4. Gold to the helmet and swordhilt, flesh to the nose
  5. Controlled sepia wash to the gold and nose (optional step)

Thorin

Dáin
Thorin and Dáin were painted with the same colours I used for the other dwarves. I spent a fraction more time on the skin. The weapon hafts and Thorin's beard are dark grey.

Great Eagles
  1. Umber wash
  2. Sandy colour to the face/ head
  3. Yellow to the beak, claws
The Lord of the Eagles
I gave the Lord of the Eagles a black wash after the umber wash, and used cream rather than sand for his head. He stands out a little from his companions, but not much.

Gandalf, Beorn and Bilbo
Gandalf
Gandalf was painted dark grey, had a black wash, and was then built back up with lighter greys to the ridges on his clothes. I painted his beard a light grey, gave it a thin black wash, and picked out a few bits in light grey again. The iconic hat was painted blue-grey and highlighted with a thin pale grey. I'm really happy with his sword, Glamdring. There's a subtle change from a dirty metal to shining silver.
Beorn
Beorn was easy to paint. He was drybrushed all over in cream, then heavily washed in umber and black. I painted the claws black and gave them a thin light grey stripe. The eyes were painted black, with a teeny dot of white.
Bilbo Baggins
Bilbo was painted with dark brown trousers and a khaki shirt, highlighted with a mid-brown and cream respectively. His skin (like Gandalf, Bard, and the dwarf characters) was painted red-brown and then the raised areas picked out with flesh.

That's it! This project only took me a couple of dedicated (but intense) evenings.

Feedback and questions will be gladly answered.

PS- can't help myself:
A thief, two thugs, an assassin, and a maniac. Oooga chuga ooga chuga...

Five Armies: The Shadow

Shadow army
This post is how I painted the Shadow forces for The Battle of Five Armies, after they had been prepped as per my previous post. When I'd painted them, I based and varnished them as descibed previously. For comments on specific paint brands and washes etc., see that earlier post. I'll answer questions below.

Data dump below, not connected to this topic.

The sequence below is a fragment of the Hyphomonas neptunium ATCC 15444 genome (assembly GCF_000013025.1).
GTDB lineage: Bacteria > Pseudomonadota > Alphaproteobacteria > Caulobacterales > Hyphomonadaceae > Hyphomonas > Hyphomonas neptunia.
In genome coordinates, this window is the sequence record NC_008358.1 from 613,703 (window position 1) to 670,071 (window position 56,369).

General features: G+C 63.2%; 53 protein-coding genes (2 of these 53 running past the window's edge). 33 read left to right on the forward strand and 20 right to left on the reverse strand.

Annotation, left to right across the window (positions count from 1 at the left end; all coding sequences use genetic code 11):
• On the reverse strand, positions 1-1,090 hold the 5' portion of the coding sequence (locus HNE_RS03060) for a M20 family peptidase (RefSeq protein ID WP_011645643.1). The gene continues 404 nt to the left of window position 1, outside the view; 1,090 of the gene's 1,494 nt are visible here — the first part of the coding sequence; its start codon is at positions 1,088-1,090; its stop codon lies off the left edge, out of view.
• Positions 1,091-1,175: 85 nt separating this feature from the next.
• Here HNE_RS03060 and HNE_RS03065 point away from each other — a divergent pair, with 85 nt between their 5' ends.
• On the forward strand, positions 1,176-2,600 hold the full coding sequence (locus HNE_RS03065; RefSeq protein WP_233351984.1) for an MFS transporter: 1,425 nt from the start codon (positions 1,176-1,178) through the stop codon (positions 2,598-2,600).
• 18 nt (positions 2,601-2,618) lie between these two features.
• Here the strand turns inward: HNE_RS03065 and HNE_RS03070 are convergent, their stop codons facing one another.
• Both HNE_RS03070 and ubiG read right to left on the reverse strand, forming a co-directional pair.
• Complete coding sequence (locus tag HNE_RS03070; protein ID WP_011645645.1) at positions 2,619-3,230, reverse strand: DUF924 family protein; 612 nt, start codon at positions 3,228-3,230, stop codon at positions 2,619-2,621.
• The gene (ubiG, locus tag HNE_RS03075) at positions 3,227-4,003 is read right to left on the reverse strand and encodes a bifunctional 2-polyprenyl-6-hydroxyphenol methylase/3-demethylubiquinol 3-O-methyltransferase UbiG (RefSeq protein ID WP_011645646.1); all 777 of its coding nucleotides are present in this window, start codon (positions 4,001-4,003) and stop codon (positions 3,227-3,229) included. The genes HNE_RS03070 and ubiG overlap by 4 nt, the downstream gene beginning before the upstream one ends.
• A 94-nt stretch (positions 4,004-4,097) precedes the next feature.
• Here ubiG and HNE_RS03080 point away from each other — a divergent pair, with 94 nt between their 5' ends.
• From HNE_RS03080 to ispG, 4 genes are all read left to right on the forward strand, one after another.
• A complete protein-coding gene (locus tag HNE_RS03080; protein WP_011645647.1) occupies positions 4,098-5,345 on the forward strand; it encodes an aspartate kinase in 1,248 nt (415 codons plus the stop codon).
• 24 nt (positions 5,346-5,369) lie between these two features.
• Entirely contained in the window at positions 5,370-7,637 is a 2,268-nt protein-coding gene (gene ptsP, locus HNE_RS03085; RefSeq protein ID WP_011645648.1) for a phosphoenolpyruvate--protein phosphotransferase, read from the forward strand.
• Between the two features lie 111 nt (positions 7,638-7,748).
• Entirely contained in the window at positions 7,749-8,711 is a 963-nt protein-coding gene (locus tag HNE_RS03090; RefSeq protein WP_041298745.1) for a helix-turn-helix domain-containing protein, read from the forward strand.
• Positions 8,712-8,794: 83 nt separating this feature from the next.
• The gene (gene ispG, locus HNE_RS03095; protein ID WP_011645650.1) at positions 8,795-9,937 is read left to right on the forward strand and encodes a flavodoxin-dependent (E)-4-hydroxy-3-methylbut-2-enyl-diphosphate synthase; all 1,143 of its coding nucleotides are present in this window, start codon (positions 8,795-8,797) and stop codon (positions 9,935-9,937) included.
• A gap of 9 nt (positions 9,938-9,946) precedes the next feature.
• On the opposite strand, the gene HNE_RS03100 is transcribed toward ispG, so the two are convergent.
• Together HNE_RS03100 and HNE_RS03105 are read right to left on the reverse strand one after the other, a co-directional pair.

Orcs

  1. Green to skin
  2. Metal to armour
  3. Dark grey to shield and belt, red to shield icon (not shown in this picture)
  4. Umber wash
  5. When the wash is dry, pick out the eyes with red

Great Orcs

  1. Green to skin
  2. Dark grey to straps
  3. Brown to the loincloth
  4. Metal
  5. Umber wash. When the wash is dry, pick out the eyes with red

Great Bats

  1. Paint the whole bat black
  2. Drybrush dark grey
  3. Use a lighter grey to pick out some of the facial detail
  4. Orange to the eyes, and white fangs

I tried red eyes but they were too dark.

Wargs 
(Don't worry, I added the 4th warg's teeth later!)

  1. Paint the orc's skin green, and the warg and top-knot dark grey
  2. Cream for teeth
  3. Pick out the warg's face with a lighter grey. Metal to the blades
  4. Umber wash
  5. When the wash is dry, pick out the eyes with red and yellow for the orc and warg respectively

Goblins

  1. Green to skin, grey to the rock
  2. Dark grey to the belt, scabbard and ammunition box
  3. Metal to armour and bits of the crossbow
  4. Sandy colour to the bowstring, cream to the fletchings and teeth
  5. Umber wash
  6. When dry, pick out the eyes with red

Bolg

I don't have step-by-step guides for Bolg, but he was painted in a similar fashion to the Orcs, Great Orcs, and Goblins. I spent a bit of time on his face. I painted his eyes red and added a tiny dot of yellow for a pupil. I also gave a fine line of bright metallic paint to the edges of his blades.

Next: the Free Peoples

Five Armies- Tips, Prepping, Finishing


Ares Games recently released the next game in their War of the Ring line, The Battle of Five Armies. These posts are about how I tackled painting it. They're aimed a little bit more at the boardgamer who's thinking of enhancing their game than at the experienced painter.